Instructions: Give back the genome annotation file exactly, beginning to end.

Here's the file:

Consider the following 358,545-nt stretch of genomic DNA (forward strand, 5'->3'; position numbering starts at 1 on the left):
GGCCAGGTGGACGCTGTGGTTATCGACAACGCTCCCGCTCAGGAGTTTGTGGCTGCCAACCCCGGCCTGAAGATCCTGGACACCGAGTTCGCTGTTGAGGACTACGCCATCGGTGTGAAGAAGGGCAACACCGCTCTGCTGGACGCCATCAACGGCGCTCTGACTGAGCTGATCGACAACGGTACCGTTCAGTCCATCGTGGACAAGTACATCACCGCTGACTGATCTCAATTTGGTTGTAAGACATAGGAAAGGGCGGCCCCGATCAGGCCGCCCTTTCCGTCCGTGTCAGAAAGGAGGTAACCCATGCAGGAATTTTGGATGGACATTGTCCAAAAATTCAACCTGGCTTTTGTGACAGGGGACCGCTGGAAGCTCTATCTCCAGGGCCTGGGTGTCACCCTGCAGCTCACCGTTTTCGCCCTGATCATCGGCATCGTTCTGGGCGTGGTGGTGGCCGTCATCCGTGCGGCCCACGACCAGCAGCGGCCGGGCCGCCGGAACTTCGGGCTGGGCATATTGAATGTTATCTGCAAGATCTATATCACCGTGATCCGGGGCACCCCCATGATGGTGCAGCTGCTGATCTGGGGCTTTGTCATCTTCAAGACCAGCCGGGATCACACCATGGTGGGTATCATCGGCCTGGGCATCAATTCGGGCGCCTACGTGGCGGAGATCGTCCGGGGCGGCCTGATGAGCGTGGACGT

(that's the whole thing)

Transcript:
Consider the following 358,545-nt stretch of genomic DNA (forward strand, 5'->3'; position numbering starts at 1 on the left):
GGCCAGGTGGACGCTGTGGTTATCGACAACGCTCCCGCTCAGGAGTTTGTGGCTGCCAACCCCGGCCTGAAGATCCTGGACACCGAGTTCGCTGTTGAGGACTACGCCATCGGTGTGAAGAAGGGCAACACCGCTCTGCTGGACGCCATCAACGGCGCTCTGACTGAGCTGATCGACAACGGTACCGTTCAGTCCATCGTGGACAAGTACATCACCGCTGACTGATCTCAATTTGGTTGTAAGACATAGGAAAGGGCGGCCCCGATCAGGCCGCCCTTTCCGTCCGTGTCAGAAAGGAGGTAACCCATGCAGGAATTTTGGATGGACATTGTCCAAAAATTCAACCTGGCTTTTGTGACAGGGGACCGCTGGAAGCTCTATCTCCAGGGCCTGGGTGTCACCCTGCAGCTCACCGTTTTCGCCCTGATCATCGGCATCGTTCTGGGCGTGGTGGTGGCCGTCATCCGTGCGGCCCACGACCAGCAGCGGCCGGGCCGCCGGAACTTCGGGCTGGGCATATTGAATGTTATCTGCAAGATCTATATCACCGTGATCCGGGGCACCCCCATGATGGTGCAGCTGCTGATCTGGGGCTTTGTCATCTTCAAGACCAGCCGGGATCACACCATGGTGGGTATCATCGGCCTGGGCATCAATTCGGGCGCCTACGTGGCGGAGATCGTCCGGGGCGGCCTGATGAGCGTGGACGT